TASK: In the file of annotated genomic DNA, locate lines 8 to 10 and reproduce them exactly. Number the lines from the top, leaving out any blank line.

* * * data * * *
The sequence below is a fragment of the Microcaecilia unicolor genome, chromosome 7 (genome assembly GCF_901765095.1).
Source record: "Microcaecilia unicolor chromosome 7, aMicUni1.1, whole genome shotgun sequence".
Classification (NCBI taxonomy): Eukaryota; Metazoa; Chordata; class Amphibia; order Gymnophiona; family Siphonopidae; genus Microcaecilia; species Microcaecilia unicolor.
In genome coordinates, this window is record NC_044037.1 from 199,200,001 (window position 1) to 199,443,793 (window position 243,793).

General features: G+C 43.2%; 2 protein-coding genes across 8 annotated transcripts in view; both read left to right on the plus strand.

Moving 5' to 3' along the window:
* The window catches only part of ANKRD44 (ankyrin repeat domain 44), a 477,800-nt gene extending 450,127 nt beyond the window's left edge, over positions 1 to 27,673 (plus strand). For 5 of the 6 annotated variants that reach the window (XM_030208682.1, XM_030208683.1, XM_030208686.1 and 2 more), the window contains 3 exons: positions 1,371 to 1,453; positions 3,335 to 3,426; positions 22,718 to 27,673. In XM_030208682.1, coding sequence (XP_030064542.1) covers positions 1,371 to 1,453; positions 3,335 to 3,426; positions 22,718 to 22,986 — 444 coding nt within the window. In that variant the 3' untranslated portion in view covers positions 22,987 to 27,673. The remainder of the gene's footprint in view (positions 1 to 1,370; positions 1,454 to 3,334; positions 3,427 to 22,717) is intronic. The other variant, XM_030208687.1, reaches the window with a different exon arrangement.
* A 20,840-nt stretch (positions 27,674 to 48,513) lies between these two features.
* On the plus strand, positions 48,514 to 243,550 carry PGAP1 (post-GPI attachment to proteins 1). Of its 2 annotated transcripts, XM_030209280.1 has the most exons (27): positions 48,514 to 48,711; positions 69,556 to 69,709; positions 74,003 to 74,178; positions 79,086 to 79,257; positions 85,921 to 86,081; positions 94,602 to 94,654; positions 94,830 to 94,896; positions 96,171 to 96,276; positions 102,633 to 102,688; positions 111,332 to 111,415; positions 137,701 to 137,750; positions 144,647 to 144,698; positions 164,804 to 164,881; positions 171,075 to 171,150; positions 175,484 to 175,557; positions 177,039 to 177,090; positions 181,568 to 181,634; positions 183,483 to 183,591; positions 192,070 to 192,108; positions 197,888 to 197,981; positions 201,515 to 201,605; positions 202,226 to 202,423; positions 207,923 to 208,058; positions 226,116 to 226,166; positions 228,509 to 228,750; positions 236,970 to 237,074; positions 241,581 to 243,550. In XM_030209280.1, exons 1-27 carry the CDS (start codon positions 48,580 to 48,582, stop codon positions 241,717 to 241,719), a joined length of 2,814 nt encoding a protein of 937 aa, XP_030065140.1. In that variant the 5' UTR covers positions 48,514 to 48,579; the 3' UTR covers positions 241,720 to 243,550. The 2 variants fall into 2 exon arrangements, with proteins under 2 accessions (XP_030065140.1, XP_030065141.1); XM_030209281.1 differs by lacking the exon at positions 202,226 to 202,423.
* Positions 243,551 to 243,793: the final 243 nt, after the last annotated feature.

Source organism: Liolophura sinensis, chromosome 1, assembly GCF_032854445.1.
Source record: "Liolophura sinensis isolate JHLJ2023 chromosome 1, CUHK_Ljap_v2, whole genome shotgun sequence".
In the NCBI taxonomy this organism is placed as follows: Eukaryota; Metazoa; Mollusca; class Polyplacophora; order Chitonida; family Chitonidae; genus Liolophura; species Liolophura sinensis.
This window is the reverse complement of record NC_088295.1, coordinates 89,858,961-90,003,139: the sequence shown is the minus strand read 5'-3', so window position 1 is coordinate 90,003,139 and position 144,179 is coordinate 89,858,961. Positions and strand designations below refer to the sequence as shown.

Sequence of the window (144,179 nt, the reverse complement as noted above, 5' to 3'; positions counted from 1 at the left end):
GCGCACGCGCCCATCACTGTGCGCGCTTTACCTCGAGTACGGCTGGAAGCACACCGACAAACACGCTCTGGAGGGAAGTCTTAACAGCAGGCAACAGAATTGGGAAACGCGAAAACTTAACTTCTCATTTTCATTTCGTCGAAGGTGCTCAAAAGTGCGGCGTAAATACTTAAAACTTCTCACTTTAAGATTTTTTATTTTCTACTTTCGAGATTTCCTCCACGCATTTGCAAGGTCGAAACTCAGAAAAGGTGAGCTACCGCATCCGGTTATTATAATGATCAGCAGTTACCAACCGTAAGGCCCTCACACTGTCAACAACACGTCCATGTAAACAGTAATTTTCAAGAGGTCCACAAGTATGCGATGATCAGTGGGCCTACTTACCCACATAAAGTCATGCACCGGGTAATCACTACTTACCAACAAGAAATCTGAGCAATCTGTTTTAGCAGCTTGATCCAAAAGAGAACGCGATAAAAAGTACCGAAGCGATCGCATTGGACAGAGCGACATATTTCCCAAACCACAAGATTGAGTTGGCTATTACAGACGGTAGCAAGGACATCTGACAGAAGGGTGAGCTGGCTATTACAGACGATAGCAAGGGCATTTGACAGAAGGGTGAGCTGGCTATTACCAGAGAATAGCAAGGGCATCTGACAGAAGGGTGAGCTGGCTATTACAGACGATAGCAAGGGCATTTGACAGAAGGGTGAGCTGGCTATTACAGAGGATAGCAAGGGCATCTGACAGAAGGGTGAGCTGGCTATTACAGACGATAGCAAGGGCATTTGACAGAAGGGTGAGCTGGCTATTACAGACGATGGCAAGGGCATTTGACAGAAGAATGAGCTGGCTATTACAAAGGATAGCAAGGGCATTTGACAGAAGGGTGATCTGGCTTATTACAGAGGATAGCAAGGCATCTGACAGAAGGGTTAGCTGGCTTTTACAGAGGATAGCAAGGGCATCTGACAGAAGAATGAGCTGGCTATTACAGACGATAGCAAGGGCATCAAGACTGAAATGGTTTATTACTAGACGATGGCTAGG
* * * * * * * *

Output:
* A 20,840-nt stretch (positions 27,674 to 48,513) lies between these two features.
* On the plus strand, positions 48,514 to 243,550 carry PGAP1 (post-GPI attachment to proteins 1). Of its 2 annotated transcripts, XM_030209280.1 has the most exons (27): positions 48,514 to 48,711; positions 69,556 to 69,709; positions 74,003 to 74,178; positions 79,086 to 79,257; positions 85,921 to 86,081; positions 94,602 to 94,654; positions 94,830 to 94,896; positions 96,171 to 96,276; positions 102,633 to 102,688; positions 111,332 to 111,415; positions 137,701 to 137,750; positions 144,647 to 144,698; positions 164,804 to 164,881; positions 171,075 to 171,150; positions 175,484 to 175,557; positions 177,039 to 177,090; positions 181,568 to 181,634; positions 183,483 to 183,591; positions 192,070 to 192,108; positions 197,888 to 197,981; positions 201,515 to 201,605; positions 202,226 to 202,423; positions 207,923 to 208,058; positions 226,116 to 226,166; positions 228,509 to 228,750; positions 236,970 to 237,074; positions 241,581 to 243,550. In XM_030209280.1, exons 1-27 carry the CDS (start codon positions 48,580 to 48,582, stop codon positions 241,717 to 241,719), a joined length of 2,814 nt encoding a protein of 937 aa, XP_030065140.1. In that variant the 5' UTR covers positions 48,514 to 48,579; the 3' UTR covers positions 241,720 to 243,550. The 2 variants fall into 2 exon arrangements, with proteins under 2 accessions (XP_030065140.1, XP_030065141.1); XM_030209281.1 differs by lacking the exon at positions 202,226 to 202,423.
* Positions 243,551 to 243,793: the final 243 nt, after the last annotated feature.